The Beauty of Difference
Imagine if the only people we knew and interacted with were people who thought, behaved or looked just like us. How boring it would be.
By A Staff Writer
If you’ve observed bird behaviour, you would have noticed that parrots, for instance, ‘hang around’ only with fellow parrots, pigeons with fellow pigeons, sparrows with fellow sparrows, and so on. “Birds of a feather flock together”, as the well-known saying goes.
The same holds true for other creatures. Bees always buzz around with fellow bees, not with dragon-flies, and you won’t find lady-birds or dung-beetles joining an ant parade. The fact that stories about close bonds between members of two different species of animals—a kitten, for instance, being reared by a dog, or a baby monkey having fun playing with a tigress—so fascinate us is because they are so exceedingly rare. Exceptions like these only prove the rule—that in the animal, reptile, insect and bird realms, members of different species confine intimate relations to themselves. This is how God has made them to be.
Confining Close Friendships
Often enough, we humans behave just the same way, although, unlike other creatures, we aren’t genetically programmed to necessarily do so. Many people like to confine close friendships only to those who are ‘like them’—people of the same caste or class, the same religious, cultural or linguistic community, the same ethnic or ideological group, the same nationality or race. Their interactions with people outside this narrow circle may be minimal, and possibly only for purely economic or survival purposes.
Some people find comfort in confining themselves to people of their own kind. In some cases, this might be a reflection of a belief, shared among significant numbers of members of their social group, of being (supposedly) superior to others. In some other cases, members of marginalised or stigmatised social groups might prefer to bond among themselves because they feel that others may not accept them or may look down on them.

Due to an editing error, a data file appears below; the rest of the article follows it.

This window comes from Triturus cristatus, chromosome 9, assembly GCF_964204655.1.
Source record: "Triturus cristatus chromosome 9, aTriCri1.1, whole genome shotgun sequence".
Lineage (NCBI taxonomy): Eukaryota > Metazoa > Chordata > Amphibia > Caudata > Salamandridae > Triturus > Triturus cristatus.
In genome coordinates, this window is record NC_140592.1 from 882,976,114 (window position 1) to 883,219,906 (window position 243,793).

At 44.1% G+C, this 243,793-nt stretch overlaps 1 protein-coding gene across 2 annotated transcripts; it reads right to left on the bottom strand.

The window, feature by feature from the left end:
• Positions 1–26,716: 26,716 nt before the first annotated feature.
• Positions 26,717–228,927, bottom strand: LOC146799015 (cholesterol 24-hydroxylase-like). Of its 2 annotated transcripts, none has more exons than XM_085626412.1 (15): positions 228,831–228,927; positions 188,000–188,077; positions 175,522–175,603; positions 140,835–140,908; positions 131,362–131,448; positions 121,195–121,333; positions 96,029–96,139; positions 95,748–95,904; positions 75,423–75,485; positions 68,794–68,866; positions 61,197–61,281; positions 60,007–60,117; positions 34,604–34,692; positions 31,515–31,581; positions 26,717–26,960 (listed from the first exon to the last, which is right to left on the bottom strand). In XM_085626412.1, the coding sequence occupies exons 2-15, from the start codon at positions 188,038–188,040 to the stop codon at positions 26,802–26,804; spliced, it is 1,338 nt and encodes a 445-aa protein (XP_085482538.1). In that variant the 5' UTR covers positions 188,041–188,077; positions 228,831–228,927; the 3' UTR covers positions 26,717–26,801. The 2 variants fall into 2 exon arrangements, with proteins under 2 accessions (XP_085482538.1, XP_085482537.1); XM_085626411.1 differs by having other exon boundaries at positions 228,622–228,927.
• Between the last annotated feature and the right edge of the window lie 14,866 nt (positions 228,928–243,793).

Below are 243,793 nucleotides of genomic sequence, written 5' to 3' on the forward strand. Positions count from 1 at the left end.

Human clannishness can sometimes go to extreme lengths, manifesting itself in conflict and even bloody wars, directed against people who are projected as the menacing ‘other’ and as sub-human or even worse. Probably most of the innumerable wars that have marred human history have stemmed from this lamentable tendency.
It is perhaps natural that many people tend to have closer relationships with those whom they have more things in common with than with others. But, unlike other creatures, we don’t necessarily have to confine such relationships only to those who are just like us. It isn’t something that we are biologically programmed to do, by force of instinct, unlike in the case of other creatures.
Imagine if the only people we knew and interacted with were people who thought, behaved or looked just like us. How boring it would be! We would never learn anything new at all. It would put a complete stop to human progress, and our lives would be terribly monotonous. It would be as tedious as, saying, having to eat just one dish—say, boiled rice—three times a day every single day, for the rest of your life!
Just as eating just boiled rice all our life would gravely damage our health, depriving us of essential minerals, proteins and vitamins that we need, which food other than rice can provide us, interacting only with people who are just like us would gravely impoverish our lives.
A garden’s beauty is enhanced by the sheer variety of trees and flowers that it hosts. In the same way, our lives, at both the personal and the collective level, can be greatly enriched when people from different backgrounds—class, ideological, ethnic, religious, national and so on—interact with and learn from, with and through one another and share the unique gifts that each of them has by virtue of being different.